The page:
Physical contact should be limited to that necessary and appropriate to teach a skill, treat an injury, console or congratulate a player. In the instance of teaching a skill, minimal contact should be involved and none which places the adult in a position of power or intimidation.
A participant (other than a parent or legal guardian) being alone in a one-on-one situation with a player is inappropriate. If an adult is alone with a player then the adult should do so in a visibly public site.
There are those participants who are expressive by using their hands to give a pat on the back, a rub of the head, or other acts of touching to show appreciation or indicate a job well done. In a public setting those acts, when not done in an overly familiar manner, are understood.
There should never be such touching in a one on one situation. Even the hint of inappropriate contact with a player may be enough to create the impression of inappropriate contact with children. Participants should act in a defensive mode so that there is no air of impropriety.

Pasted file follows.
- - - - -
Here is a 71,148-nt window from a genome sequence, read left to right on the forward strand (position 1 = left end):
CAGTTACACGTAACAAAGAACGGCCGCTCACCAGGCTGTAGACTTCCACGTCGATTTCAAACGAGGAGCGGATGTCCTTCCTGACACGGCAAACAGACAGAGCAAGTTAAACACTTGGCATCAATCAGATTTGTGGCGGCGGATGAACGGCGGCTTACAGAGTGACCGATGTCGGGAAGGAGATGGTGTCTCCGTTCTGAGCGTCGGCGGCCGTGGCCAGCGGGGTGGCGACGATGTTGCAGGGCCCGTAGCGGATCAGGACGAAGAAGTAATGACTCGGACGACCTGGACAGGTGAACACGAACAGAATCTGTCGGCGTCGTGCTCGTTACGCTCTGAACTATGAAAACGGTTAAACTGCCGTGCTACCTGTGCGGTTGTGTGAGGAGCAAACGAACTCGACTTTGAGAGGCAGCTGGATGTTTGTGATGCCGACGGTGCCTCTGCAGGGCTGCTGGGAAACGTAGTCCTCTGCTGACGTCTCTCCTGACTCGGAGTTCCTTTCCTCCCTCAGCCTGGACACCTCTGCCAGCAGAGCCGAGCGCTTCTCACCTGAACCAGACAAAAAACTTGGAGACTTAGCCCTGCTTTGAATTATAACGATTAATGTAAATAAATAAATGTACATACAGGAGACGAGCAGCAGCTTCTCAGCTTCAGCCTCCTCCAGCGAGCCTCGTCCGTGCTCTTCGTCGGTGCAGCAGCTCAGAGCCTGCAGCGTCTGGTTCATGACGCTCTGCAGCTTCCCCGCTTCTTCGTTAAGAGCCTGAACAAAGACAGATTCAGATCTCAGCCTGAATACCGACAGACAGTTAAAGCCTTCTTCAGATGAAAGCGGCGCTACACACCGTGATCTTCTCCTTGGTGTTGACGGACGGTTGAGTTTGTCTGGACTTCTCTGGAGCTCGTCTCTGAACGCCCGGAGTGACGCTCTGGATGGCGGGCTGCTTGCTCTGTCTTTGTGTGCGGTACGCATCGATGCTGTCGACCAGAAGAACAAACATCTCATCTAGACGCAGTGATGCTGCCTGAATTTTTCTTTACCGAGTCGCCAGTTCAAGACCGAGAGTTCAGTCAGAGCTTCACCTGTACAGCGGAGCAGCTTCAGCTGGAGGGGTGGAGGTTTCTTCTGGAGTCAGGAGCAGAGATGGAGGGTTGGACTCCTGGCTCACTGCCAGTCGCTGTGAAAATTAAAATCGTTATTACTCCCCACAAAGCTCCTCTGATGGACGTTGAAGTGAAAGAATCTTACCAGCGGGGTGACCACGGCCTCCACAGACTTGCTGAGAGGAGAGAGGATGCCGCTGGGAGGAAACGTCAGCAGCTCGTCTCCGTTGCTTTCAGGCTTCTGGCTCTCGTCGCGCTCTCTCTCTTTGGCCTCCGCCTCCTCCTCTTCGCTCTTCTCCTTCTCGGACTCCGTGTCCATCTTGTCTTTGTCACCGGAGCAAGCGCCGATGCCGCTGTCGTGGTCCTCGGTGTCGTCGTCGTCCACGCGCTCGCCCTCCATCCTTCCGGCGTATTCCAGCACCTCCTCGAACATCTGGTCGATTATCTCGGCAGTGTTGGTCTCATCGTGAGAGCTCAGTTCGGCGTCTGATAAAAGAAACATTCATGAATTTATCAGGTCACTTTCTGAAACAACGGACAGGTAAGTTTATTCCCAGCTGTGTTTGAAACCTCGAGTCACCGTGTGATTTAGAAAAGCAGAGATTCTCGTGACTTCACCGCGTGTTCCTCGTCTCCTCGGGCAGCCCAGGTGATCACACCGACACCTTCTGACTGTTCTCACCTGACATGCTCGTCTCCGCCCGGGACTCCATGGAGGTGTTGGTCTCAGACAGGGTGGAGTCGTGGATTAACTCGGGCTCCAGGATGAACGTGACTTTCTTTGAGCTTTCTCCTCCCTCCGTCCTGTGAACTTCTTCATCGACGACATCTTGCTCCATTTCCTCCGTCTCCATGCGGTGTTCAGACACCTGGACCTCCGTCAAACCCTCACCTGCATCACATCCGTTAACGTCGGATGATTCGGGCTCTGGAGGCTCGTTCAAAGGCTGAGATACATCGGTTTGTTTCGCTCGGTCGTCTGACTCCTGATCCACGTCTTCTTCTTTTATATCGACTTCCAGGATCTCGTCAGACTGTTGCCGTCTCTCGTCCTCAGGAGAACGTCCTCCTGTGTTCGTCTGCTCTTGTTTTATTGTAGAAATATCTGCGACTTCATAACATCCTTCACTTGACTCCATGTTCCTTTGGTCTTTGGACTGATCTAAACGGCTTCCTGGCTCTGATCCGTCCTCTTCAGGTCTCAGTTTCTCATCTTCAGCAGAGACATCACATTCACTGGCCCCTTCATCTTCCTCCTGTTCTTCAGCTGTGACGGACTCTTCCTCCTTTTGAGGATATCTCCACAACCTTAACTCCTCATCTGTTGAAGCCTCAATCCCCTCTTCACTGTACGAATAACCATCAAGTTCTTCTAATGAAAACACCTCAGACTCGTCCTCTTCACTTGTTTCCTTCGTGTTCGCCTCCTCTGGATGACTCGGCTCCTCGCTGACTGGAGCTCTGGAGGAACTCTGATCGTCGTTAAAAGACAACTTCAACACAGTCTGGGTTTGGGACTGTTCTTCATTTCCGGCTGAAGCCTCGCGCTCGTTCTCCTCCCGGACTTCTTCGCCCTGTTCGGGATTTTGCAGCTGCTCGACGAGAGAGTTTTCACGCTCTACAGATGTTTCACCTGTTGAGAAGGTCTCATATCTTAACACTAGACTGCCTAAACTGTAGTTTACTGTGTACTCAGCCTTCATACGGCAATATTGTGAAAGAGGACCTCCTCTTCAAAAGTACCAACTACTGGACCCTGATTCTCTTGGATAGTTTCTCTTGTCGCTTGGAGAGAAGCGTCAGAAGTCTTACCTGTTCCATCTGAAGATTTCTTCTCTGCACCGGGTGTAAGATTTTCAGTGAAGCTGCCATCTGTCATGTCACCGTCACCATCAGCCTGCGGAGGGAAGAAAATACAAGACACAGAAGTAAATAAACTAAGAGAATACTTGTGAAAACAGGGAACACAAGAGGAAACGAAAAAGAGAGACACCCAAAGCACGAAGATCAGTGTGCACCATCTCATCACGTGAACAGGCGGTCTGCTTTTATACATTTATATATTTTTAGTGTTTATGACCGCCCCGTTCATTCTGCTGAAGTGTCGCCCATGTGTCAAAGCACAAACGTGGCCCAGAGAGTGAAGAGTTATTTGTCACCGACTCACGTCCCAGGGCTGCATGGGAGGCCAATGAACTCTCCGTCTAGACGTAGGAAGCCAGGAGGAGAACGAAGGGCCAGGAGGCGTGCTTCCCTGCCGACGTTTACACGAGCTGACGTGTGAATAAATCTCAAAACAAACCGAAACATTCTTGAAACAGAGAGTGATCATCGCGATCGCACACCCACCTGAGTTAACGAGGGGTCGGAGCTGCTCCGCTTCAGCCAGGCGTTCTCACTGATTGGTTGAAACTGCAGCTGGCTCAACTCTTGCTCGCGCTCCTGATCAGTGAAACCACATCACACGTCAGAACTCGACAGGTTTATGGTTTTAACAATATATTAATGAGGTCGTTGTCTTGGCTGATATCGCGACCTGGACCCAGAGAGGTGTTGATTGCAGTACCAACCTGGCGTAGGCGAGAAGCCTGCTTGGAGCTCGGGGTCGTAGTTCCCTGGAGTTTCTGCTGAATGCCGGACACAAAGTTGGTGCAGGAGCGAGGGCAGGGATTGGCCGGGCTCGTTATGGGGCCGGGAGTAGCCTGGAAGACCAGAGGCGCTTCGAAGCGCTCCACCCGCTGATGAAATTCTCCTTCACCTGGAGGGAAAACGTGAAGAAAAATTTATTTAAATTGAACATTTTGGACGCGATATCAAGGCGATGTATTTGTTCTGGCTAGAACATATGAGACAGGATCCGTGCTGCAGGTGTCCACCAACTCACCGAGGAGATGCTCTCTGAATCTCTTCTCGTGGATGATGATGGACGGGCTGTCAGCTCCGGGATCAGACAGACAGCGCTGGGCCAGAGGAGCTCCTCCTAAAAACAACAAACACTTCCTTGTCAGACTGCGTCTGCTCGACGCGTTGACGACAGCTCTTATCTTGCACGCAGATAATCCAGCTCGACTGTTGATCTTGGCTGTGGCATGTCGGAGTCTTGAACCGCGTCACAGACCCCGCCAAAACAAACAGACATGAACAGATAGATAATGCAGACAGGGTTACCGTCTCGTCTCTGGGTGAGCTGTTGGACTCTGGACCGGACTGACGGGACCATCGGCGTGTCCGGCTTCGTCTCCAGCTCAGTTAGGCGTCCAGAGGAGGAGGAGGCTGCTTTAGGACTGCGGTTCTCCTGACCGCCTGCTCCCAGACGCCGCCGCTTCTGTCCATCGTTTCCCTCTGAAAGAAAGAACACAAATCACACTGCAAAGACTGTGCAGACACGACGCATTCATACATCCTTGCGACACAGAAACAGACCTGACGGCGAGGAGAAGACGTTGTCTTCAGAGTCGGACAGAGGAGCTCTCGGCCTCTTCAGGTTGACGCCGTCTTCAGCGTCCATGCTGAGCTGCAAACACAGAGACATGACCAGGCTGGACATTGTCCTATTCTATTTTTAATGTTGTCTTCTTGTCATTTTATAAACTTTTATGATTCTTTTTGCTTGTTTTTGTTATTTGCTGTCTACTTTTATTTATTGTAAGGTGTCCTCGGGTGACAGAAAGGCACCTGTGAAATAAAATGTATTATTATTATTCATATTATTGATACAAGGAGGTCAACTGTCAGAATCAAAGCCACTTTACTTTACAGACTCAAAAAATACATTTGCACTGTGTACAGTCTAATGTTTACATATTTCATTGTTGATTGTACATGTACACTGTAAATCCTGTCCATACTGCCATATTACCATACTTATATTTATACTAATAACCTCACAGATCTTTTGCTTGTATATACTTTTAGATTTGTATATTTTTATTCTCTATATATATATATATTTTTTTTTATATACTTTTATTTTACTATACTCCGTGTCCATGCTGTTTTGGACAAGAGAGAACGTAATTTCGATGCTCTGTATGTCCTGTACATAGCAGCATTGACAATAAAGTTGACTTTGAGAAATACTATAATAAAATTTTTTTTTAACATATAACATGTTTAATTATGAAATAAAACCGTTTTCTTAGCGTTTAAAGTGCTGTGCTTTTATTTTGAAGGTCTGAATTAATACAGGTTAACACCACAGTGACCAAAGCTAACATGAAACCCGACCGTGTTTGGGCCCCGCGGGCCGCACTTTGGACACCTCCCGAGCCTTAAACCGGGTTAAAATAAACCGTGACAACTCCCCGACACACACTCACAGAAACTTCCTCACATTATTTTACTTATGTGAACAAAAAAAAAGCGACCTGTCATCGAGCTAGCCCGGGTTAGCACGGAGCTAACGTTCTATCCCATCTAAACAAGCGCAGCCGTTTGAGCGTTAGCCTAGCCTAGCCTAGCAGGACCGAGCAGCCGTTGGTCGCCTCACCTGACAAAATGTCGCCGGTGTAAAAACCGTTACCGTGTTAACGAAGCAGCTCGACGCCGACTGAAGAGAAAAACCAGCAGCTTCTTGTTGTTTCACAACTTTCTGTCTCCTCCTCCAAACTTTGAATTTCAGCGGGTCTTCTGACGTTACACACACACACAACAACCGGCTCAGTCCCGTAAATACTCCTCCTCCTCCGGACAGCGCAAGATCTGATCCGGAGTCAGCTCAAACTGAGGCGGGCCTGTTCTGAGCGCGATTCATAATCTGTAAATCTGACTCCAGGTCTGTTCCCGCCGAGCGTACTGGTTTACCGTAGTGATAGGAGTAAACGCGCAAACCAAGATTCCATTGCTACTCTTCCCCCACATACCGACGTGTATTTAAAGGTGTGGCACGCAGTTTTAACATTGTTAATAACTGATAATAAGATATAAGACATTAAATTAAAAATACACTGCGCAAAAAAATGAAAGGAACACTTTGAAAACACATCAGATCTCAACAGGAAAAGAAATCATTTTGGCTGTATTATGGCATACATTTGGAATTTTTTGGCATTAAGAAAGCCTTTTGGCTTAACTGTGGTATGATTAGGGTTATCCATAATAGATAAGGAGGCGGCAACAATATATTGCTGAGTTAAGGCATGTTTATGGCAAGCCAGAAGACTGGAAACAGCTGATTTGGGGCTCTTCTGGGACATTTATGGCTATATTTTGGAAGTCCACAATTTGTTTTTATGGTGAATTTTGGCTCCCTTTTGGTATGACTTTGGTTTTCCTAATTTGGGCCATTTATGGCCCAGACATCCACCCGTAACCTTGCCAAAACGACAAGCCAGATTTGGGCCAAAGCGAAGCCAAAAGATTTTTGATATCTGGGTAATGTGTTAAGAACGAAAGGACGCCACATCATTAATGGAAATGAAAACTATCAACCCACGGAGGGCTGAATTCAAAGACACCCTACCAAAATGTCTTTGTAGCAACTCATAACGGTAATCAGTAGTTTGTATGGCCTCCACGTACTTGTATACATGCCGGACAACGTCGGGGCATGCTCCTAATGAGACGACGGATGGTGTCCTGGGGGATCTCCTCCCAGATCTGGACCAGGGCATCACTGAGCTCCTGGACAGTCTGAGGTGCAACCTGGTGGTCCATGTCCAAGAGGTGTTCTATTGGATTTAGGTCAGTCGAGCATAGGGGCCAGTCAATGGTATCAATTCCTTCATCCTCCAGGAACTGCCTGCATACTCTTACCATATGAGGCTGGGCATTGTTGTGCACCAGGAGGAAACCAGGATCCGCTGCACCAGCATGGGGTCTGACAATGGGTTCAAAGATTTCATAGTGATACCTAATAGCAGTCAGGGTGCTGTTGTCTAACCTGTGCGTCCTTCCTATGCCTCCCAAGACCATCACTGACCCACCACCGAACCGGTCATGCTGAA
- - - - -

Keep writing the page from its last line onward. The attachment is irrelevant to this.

During an out-of-town tournament a non-parent/custodian adult shall not share any sleeping arrangement with a player or players. Adults must respect the privacy of players. Adults must provide privacy to players in changing rooms, showers, and bathrooms.
Suspicious behavior by an adult or claims of a sexual nature shall be reported to the District Commissioner. CYSA will, when warranted, investigate claims and report the findings to the Board of Directors along with a recommendation to the Board Chairman and/or counsel.
Molestation can be real, or the allegation can be a tool of revenge. Molesters can be registered at the local police department or they can exist for years without detection. Checking through records may or may not reveal a molester. Therefore, it is everyone's concern to deal with this issue.
It is CYSA's and US Youth Soccer Association's goal to exclude participation by those who have committed violent crimes or crimes that may bring an unnecessary risk to the health and well-being of the participants. CYSA will not knowingly allow the participation of anyone that has a history of molestation or other criminal activity wherein the health of kids may be jeopardized. On the other hand, CYSA will preserve individual rights and not allow for unjustified pursuit of rumor based claims on a person's character. The same standards will also apply to those criminal records which may reflect on an inability to work with other individuals or kids.
Keeping the quality of participants with the best interest of the kids at heart is everyone's business. Everyone who participates on behalf of CYSA has certain responsibilities in this regard.